The festival, which features workshops, lectures, and art, had initially planned to include topics like, “clitoris/glitzoris” and “masturbation” as part of their art exhibition, but protocol documents from the last planning meeting now explain that the clitoris is “problematic,” because it refers to female anatomy.
The festival organizers have stated that, due to being a “queer Lady*fest,” it shouldn’t empower “only certain groups,” such as those with clitorises, and that the festival will not be “excluding any groups” by referencing female anatomy. Lady*fest claims these actions embody their policy, which translates to, “be tender to all genders,” and that being mindful of how female anatomy offends people will provide “a safer space to all human beings by applying awareness.”
Naida Pintul, a radical feminist and former organizer of Lady*fest who lives in Heidelberg, is critical of the decision. She told me via email, “Female anatomy has become a taboo.”
“This is a postmodern version of the same old hatred of female bodies and their biology. Once again, we are not supposed to talk about the reality and the consequences of having our female reproductive organs.”
Initially, the decorating of “vulva cupcakes” was planned as an activity to celebrate and destigmatize female anatomy. This event was also cancelled by festival planners on account of vulva cupcakes not being “inclusive” of everyone’s identity.
“Maybe vulvas and vaginas would be seen as less disgusting/offensive if we called them non-penises,” Pintul quipped.
Similarly, Scripps College was compelled to shut down their “project vulva” last year, an event that invited women to decorate cupcakes to resemble vulvas, as the cupcakes were deemed “violent to transwomen.”
Lady*fest is now considering having “gender star” (*) cupcakes available to replace the vulva cupcakes. (A “gender star” refers to an asterisk placed after gendered words in order to convey that the category includes anyone who identifies with it.)
Lady*Fest itself uses an asterisk in its official name. But, under the circumstances, the asterisk doesn’t feel all that inclusive. Rather, it feels more like a disclaimer that reads: “Lady*Fest (*Not actually for ladies with gross, offensive vulvas and clitorises).”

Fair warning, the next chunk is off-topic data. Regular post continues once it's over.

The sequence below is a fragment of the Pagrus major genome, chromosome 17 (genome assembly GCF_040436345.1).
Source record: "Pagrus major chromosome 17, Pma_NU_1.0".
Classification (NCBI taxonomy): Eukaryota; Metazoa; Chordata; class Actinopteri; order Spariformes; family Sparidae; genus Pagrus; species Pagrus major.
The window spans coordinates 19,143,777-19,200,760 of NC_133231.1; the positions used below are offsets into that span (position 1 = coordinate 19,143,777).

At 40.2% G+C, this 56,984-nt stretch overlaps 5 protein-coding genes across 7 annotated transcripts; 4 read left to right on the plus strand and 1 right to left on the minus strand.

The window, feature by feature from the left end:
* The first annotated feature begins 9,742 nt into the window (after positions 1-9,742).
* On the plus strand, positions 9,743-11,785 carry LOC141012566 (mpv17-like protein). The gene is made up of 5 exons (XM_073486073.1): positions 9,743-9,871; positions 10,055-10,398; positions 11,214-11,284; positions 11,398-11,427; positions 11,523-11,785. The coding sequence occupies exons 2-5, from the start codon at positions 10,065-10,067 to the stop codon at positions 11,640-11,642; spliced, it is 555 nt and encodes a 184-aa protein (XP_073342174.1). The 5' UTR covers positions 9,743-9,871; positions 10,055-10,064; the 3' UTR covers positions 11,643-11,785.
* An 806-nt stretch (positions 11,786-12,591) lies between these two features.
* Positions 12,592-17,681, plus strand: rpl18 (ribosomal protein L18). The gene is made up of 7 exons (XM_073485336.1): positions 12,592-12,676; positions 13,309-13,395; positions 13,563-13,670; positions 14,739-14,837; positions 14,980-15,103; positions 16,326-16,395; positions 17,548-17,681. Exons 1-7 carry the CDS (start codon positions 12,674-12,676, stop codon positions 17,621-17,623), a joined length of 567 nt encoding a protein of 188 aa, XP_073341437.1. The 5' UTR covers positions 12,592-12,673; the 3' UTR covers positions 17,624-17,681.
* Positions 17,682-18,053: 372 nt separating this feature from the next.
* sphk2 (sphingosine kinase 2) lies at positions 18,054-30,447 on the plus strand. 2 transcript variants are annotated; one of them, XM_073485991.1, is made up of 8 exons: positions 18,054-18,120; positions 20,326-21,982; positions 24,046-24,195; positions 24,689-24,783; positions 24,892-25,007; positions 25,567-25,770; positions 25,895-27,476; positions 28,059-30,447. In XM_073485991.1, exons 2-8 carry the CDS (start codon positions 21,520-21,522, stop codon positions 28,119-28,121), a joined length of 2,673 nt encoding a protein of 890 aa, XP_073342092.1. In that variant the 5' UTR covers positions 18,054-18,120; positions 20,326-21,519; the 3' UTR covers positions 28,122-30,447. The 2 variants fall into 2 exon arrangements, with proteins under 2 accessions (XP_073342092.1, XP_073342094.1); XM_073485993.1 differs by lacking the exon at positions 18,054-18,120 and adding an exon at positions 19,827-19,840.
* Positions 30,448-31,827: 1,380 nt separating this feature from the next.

when your little girl
asks you if she’s pretty
your heart will drop like a wineglass
on the hardwood floor
part of you will want to say
of course you are, don’t ever question it
and the other part
the part that is clawing at
will want to grab her by her shoulders
look straight into the wells of
her eyes until they echo back to you
you do not have to be if you don’t want to
it is not your job
both will feel right
one will feel better
she will only understand the first
when she wants to cut her hair off
or wear her brother’s clothes
you will feel the words in your
mouth like marbles
you do not have to be pretty if you don’t want to
it is not your job
I look like a woman but actually I identify as a human being.
In Hunger Strike, Susie Orbach describes the way in which refeeding programmes imposed on anorexia sufferers betray a desire to “normalise” women not just physically, but socially: “The general consensus is that the patient has recovered when the normal weight is reached and appropriate sex role functioning is achieved.” Yet, she goes on to point out, “if the body protest statement could but be read – be it one of fatness or thinness – it would be seen to be one of the few ways that women can articulate their internal experience.” I look back on the force-feeding to which I was subjected and see in it a type of conversion therapy. Womanhood, I had decided, was not for me. I sought to roll back puberty and remain stuck in time. The medical profession said no, you must go forward. And so I did, but it hurt because the world I went into remained one in which femaleness and personhood are not always permitted to co-exist.
This is one of the reasons why I am a feminist. I do not identify as a woman but it remains the social class into which, by virtue of having a female body, I have been shoved. I do not think I am the problem. I do not think my body is the problem. Still, as this body still confines me – as it is me – it remains a site of personal struggle.
Speaking to BBC Radio Women’s Hour, clinical psychologist Dr Bernadette Wren describes how “we live in a world where people alter their bodies, surgically or otherwise, and this freedom is available for people as they get older”:
Maybe we just have to be acknowledging that that is a liberty that people have, that these things are possible, technologically, and people will avail themselves of those things. It’s not really for us to approve or disapprove.
Wren is referring to the fact that rapidly increasing numbers of children and young people, most of them female, are being diagnosed with gender dysphoria. As far as she is concerned, it is neither a moral nor a political issue. If female people are unhappy with their bodies then they should have the right to change them – albeit if, and only if, the problem is located internally, with no seepage into an outside world riven with gendered power imbalances. I find such a viewpoint not only naïve, but somewhat terrifying.